What is England's best starting XI?
England line-ups always provoke an angry response, but what is the answer?
'Where's Grealish? For fuck's sake' was the cry that echoed throughout social media after England's team news was announced on Sunday afternoon ahead of their UEFA Nations League tie against Belgium.
'Three right-backs, Gareth?' was another criticism that came out mostly in meme form. This is par for the course.
No matter the fixture, or the line-up, there is always outrage, as club allegiances come to the fore and our inherent need to have a take on every issue is laid bare while we squabble over trivial issues.
This is part of the reason why the position of England manager is dubbed the impossible job. Expectations are always beyond your capabilities and everyone thinks they can do it better than you.
So what do we actually want? How should Gareth Southgate set up his England side?
It is clear the England boss is still unsure of his best XI, which is a concern itself for many fans who believe he should have that nailed down by now. But he undeniably has a very difficult job on his hands, selecting the right team for each game, as he seeks the right balance between adapting to the opposition and developing a progressive style.
Weighing up those two tasks would explain why he chose two distinctly different line-ups for the Wales friendly (weaker opposition, less important match) and the Belgium game (world no.1 ranked team, points at stake).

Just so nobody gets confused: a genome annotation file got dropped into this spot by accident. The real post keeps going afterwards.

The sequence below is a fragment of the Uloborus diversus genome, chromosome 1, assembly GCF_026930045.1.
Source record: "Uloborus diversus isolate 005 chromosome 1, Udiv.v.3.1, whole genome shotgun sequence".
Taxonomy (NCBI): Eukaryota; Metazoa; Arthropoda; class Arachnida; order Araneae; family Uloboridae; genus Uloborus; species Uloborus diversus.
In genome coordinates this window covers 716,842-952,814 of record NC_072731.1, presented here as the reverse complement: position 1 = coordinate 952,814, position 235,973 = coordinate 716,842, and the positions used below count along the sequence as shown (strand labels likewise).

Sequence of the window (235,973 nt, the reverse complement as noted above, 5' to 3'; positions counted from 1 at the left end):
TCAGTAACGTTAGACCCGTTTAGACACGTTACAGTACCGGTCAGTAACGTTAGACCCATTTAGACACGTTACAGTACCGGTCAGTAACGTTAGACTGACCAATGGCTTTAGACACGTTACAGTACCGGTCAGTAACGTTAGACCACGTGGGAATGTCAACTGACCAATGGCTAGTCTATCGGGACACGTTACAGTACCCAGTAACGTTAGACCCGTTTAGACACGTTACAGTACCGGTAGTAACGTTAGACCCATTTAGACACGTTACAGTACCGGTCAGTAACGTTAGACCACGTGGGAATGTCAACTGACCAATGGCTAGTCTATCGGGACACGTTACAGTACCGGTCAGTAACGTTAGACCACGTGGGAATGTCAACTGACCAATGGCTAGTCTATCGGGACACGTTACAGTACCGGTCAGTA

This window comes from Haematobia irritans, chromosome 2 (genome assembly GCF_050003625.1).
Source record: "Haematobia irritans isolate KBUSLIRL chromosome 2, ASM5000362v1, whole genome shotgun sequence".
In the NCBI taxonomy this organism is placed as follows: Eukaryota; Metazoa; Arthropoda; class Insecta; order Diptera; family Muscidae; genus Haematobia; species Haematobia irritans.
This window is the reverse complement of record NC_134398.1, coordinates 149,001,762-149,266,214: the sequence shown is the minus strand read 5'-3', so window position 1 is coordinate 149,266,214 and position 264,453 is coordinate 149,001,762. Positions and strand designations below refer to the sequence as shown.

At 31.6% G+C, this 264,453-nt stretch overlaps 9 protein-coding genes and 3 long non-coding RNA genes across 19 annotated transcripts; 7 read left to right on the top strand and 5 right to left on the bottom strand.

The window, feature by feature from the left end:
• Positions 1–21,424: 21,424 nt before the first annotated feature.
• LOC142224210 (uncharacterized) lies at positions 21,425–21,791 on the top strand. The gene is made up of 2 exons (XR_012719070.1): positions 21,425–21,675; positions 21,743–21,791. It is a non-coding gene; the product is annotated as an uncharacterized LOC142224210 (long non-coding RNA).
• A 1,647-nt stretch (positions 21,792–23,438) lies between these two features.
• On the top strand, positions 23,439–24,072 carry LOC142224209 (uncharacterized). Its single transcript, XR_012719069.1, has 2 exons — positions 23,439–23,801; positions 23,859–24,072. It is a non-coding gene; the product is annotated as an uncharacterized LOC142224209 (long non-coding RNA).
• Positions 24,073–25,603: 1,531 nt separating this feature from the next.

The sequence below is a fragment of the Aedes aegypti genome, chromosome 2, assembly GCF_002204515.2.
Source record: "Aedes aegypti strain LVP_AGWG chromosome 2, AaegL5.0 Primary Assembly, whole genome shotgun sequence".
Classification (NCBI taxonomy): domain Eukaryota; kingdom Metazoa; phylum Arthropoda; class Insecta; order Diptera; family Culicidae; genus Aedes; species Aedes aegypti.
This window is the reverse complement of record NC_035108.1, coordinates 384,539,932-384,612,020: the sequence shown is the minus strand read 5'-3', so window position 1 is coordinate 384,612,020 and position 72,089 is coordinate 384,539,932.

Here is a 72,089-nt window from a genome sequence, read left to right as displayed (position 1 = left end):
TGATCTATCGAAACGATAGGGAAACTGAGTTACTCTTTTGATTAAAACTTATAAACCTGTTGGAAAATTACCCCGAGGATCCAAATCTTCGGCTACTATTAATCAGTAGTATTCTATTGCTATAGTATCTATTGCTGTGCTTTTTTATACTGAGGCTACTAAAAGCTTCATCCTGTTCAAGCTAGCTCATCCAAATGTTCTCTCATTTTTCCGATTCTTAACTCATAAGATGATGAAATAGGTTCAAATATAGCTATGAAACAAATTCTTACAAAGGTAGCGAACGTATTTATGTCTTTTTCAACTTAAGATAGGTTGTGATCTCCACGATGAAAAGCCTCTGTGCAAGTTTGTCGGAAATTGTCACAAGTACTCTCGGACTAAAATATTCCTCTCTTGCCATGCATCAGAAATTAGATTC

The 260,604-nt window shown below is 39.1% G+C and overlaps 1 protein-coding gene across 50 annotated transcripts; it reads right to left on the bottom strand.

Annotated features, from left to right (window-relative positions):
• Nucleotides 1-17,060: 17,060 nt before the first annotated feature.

Against Wales, Southgate chose a less experienced but more progressive line up, with ball playing centre-back Conor Coady starting in the middle of the back three, Bukayo Saka at left wing-back, Harry Winks and Kalvin Phillips in central midfield and Jack Grealish in the front three.
For the Belgium game, Eric Dier, Kyle Walker, Jordan Henderson, Declan Rice and Mason Mount were all brought in for their qualities off the ball more than their ability on it.
And it worked.
England were less than impressive in the first half against Belgium but won thanks to a soft penalty and a deflected goal. But grinding out a win against a team with superior quality on the ball should be hugely encouraging for England fans after Southgate failed to do so twice against the same team at the World Cup.
Southgate's main challenge now is finding a system capable of adapting to different opposition with minor tweaks, and he has a few options that I will explore below.
Option 1: 4-3-3 possession
At this stage it's difficult to pick a goalkeeper for any system. Jordan Pickford has become too error prone since a good World Cup, but remains in contention for his distribution. Nick Pope is more of a physical presence but is lacking with the ball at his feet. Dean Henderson is very inexperienced but will probably end up first choice at some point. For now, I'm going to leave Pickford in, assuming he will be trusted to rediscover his best form.
Right-back: Trent Alexander Arnold
As Liverpool have become the best team in the country and Man City have fallen behind, Trent has become one of the best right-backs on the planet and should be first choice in this position regardless of system. And no, we don't need to move him into midfield. His creativity is best channeled from right-back, allowing him to both overlap and make inverted runs into the 'half-space', where he can deliver his trademark crosses.
Right centre-back: Joe Gomez
He is England's best central defender by a country mile and should play in whichever system we use.